Journal of Construction Engineering, Technology & Management     Full-text available via subscription   (Followers: 6)
Journal of Construction Project Management and Innovation     Full-text available via subscription   (Followers: 8)
Journal of Green Building     Full-text available via subscription   (Followers: 12)
Journal of Legal Affairs and Dispute Resolution in Engineering and Construction     Full-text available via subscription   (Followers: 5)
Journal of Sustainable Cement-Based Materials     Hybrid Journal  
Journal of Sustainable Design and Applied Research in Innovative Engineering of the Built Environment     Open Access   (Followers: 2)
Journal of the South African Institution of Civil Engineering     Open Access   (Followers: 2)
Journal of Transport and Land Use     Open Access   (Followers: 26)
Landscape History     Hybrid Journal   (Followers: 14)
Materiales de Construcción     Open Access   (Followers: 2)
Mauerwerk     Hybrid Journal  
Modular and Offsite Construction (MOC) Summit Proceedings |     Open Access   (Followers: 4)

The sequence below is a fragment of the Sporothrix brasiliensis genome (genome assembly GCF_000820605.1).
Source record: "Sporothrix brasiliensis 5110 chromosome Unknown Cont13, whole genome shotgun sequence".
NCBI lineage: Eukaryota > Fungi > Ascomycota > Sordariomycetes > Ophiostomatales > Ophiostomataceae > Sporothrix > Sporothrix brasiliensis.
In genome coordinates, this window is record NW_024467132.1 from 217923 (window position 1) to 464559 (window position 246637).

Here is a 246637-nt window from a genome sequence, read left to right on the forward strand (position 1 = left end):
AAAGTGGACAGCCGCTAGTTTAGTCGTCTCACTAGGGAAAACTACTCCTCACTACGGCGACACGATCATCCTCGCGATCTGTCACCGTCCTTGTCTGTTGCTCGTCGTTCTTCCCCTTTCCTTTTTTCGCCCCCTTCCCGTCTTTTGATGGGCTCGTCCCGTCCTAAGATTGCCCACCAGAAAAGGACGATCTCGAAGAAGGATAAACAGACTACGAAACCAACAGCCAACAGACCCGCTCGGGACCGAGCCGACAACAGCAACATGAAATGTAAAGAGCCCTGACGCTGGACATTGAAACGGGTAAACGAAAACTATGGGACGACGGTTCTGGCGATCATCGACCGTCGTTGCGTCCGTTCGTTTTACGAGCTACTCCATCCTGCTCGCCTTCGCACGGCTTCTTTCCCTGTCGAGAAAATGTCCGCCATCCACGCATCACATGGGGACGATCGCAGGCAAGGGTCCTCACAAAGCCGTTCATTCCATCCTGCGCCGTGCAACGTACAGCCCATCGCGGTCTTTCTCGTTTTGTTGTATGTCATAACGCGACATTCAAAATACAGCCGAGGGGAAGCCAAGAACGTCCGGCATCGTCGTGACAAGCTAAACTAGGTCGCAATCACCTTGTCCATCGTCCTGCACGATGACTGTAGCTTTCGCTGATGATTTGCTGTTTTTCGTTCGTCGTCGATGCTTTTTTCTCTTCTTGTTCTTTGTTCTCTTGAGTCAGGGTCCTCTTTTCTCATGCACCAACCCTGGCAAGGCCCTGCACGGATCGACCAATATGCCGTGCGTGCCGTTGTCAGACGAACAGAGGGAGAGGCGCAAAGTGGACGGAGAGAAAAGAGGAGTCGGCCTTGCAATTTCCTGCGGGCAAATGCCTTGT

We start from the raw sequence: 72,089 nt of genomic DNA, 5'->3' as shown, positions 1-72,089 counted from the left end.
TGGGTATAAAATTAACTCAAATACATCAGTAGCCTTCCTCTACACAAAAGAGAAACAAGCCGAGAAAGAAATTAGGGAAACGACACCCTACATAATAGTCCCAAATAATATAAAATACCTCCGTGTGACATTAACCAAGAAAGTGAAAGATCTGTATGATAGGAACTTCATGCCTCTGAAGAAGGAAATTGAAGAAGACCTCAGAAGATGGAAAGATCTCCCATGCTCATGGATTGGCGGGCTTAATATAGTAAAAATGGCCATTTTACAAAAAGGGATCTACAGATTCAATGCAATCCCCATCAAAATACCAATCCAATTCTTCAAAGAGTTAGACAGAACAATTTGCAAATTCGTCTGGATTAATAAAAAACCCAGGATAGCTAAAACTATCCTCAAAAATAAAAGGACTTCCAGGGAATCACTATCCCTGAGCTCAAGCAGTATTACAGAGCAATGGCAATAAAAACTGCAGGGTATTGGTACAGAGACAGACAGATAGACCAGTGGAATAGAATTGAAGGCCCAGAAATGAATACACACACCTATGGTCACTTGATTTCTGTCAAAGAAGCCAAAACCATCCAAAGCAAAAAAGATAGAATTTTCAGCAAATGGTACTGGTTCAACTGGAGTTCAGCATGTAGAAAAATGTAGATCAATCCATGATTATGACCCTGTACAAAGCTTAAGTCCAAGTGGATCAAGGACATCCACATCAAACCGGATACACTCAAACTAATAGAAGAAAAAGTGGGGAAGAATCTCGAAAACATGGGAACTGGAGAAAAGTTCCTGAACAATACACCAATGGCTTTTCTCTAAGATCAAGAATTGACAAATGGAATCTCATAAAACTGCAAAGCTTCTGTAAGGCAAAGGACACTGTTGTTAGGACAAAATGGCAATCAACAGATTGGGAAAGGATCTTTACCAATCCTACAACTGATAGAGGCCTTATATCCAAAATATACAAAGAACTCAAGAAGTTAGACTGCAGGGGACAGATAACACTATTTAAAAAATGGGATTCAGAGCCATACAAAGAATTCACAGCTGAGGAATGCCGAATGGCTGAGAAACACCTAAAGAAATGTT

Naval Engineers Journal     Hybrid Journal   (Followers: 2)
Open Construction & Building Technology Journal     Open Access  
Organization, Technology and Management in Construction     Open Access  
PARC Pesquisa em Arquitetura e Construção     Open Access  
Proceedings of the Institution of Civil Engineers - Forensic Engineering     Hybrid Journal  
Proceedings of the Institution of Civil Engineers - Urban Design and Planning     Hybrid Journal   (Followers: 13)
Revista ALCONPAT     Open Access   (Followers: 2)
Revista de la Construcción     Open Access  
Revista de Urbanismo     Open Access   (Followers: 2)
Revista Hábitat Sustenable     Open Access   (Followers: 1)
Revista IBRACON de Estruturas e Materiais     Open Access   (Followers: 1)
Revista Ingenieria de Construcción     Open Access   (Followers: 1)
Revista INVI     Open Access